The Gentleman as a Hero? (Mis)representations of Heroic Masculinity in W. M. Thackeray’s <em>Vanity Fair</em>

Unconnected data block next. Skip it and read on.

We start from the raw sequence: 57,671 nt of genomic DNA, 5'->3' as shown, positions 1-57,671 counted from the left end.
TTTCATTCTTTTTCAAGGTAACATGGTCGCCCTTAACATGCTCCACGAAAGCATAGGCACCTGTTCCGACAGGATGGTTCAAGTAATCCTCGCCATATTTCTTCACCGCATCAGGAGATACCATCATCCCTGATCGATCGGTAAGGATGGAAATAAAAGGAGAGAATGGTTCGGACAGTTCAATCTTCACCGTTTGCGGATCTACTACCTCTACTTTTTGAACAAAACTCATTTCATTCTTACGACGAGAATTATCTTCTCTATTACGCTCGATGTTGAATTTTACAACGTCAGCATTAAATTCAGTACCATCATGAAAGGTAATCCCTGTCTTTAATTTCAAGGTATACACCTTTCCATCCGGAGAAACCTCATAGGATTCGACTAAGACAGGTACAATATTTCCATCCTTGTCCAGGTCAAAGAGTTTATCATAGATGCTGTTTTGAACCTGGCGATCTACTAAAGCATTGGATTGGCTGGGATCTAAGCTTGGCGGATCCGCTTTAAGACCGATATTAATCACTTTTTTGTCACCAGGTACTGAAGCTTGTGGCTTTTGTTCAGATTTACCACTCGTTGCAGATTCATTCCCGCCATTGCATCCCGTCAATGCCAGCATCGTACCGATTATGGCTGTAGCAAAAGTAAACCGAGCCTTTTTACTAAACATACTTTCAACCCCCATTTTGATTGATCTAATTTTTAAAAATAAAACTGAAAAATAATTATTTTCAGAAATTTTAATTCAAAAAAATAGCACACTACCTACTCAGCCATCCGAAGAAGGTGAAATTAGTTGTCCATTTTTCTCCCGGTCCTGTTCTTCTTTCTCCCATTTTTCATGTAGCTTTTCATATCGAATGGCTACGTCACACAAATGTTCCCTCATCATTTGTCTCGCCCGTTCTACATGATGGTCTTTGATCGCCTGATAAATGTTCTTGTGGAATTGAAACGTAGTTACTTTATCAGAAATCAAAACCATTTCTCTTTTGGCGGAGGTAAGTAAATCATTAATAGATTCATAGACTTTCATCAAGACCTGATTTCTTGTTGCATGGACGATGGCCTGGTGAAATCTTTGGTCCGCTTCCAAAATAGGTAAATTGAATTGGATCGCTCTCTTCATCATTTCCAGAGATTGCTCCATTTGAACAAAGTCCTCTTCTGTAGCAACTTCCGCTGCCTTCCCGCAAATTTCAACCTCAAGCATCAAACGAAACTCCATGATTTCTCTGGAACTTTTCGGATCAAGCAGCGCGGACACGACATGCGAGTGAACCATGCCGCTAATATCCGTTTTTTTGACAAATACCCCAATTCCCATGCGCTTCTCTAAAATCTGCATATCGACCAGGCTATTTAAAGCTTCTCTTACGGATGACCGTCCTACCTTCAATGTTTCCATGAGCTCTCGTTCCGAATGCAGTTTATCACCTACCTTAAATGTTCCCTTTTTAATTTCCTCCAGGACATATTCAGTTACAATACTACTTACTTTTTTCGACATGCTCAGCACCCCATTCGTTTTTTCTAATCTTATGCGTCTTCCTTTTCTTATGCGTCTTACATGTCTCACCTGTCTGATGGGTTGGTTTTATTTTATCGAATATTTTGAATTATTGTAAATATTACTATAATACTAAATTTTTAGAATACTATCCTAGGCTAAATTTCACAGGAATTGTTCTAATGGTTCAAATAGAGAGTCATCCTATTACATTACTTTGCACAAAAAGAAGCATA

AbstractThe aim of the article is to analyse the concept of gentlemanliness with regard to heroic masculinity in W.M. Thackeray’s novel Vanity Fair. Set at the time of the Napoleonic Wars and written in the 1840s, the novel casts light on the controversial nature of the notion of gentleman. In the Victorian period, gentlemanliness came to be modelled on the principles of chivalry but there was nevertheless an implicit assumption originating from the Regency era that being a gentleman meant yielding to leisurely elegance rather than performing heroic deeds. Thackeray, whose formative years had passed in the Regency-tinted 1820s and early 1830s but who as a novelist gained maturity in the mid-nineteenth century, was acutely aware of the contradiction between the Regency and Victorian perceptions of gentlemanliness and the unease resulting therefrom. Thus, the paper argues that although the Regency standards of gentlemanliness were discarded as incompatible with Victorian heroic masculinity, they had a considerable influence on how heroism as a component of gentlemanliness was perceived in the Victorian era. The analysis of gentlemanliness focuses on the four principal male characters in the novel – Jos Sedley, Rawdon Crawley, George Osborne, and William Dobbin, of whom each represents aspects of gentlemanliness not entirely compatible with the Victorian heroic ideal. The article suggests that the characters take heroism as an asset for creating a heroic image rather than as a manifestation of heroic deeds, thus presenting vividly the contradiction within the concept of Victorian heroic masculinity.
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